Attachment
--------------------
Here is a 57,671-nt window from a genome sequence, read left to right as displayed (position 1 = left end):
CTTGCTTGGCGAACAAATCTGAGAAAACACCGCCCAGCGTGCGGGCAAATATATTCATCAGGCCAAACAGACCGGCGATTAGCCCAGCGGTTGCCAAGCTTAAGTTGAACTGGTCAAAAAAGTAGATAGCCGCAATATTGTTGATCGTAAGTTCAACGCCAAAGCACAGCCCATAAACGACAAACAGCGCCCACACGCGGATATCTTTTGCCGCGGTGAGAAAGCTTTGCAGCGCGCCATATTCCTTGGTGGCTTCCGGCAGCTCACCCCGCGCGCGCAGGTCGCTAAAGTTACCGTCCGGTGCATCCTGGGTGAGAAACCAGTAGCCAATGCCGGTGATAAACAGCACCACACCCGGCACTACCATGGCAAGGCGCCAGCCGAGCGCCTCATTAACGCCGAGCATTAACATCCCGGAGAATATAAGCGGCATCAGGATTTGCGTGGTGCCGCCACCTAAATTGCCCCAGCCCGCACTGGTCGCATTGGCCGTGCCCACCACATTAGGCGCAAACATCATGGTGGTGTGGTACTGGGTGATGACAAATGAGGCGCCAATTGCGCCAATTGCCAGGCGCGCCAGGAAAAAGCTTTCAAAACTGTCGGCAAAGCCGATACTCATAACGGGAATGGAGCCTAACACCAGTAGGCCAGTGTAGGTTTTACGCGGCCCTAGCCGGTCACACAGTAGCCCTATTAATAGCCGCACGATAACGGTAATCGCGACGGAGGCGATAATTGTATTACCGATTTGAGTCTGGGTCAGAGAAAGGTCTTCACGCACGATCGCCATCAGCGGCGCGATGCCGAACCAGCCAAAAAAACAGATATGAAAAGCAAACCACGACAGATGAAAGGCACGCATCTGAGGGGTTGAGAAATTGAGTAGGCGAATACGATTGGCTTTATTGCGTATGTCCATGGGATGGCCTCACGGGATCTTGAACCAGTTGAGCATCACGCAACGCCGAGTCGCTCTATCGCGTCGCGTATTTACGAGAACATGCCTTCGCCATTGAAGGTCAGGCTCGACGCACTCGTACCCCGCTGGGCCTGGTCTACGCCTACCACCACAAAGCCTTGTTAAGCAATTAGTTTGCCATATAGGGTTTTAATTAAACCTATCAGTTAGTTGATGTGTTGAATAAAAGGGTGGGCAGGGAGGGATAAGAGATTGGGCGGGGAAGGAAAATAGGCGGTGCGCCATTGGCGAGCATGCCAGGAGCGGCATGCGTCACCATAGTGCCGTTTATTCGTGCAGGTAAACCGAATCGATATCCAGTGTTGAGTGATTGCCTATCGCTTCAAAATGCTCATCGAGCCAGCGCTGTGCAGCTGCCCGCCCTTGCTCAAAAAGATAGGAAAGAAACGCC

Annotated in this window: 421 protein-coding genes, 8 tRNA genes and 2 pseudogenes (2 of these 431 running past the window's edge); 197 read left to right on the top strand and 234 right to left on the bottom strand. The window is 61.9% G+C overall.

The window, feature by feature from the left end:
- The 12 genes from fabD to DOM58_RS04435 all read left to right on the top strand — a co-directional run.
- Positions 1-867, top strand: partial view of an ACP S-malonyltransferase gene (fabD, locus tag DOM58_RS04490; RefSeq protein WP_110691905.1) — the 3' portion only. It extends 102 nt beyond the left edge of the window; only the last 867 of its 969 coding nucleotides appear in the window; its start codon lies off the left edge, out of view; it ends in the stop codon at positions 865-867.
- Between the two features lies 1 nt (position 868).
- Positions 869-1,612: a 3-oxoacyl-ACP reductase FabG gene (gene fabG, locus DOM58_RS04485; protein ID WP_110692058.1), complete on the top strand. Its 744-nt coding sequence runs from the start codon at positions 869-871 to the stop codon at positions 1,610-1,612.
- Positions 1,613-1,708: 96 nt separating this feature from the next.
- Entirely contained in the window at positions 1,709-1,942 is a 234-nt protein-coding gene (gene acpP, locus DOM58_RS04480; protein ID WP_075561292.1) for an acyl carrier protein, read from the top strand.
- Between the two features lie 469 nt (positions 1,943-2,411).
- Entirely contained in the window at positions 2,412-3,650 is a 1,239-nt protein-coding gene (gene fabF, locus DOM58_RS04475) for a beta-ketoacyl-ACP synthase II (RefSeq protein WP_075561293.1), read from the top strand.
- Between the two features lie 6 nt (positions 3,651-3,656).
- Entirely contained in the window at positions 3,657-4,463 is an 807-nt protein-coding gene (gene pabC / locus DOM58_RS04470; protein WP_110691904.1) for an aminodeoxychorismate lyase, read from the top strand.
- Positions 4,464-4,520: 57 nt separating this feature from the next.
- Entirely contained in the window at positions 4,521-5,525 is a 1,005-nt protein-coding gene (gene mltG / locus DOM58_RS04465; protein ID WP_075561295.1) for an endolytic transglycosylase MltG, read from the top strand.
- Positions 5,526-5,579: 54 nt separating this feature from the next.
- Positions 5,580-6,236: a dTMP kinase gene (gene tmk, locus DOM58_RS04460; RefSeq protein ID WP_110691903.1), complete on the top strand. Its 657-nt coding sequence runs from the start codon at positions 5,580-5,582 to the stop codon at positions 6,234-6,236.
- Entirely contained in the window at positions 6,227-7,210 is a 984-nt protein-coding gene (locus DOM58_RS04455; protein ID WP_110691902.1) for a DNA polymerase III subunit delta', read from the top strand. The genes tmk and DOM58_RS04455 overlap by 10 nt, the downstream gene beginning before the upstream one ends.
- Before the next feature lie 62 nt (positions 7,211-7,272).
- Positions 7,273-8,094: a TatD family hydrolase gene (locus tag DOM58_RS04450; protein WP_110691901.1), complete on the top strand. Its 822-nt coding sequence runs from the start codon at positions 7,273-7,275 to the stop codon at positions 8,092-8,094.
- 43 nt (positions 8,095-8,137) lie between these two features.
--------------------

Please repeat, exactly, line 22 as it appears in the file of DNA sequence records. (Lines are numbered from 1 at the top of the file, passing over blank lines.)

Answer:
- 43 nt (positions 8,095-8,137) lie between these two features.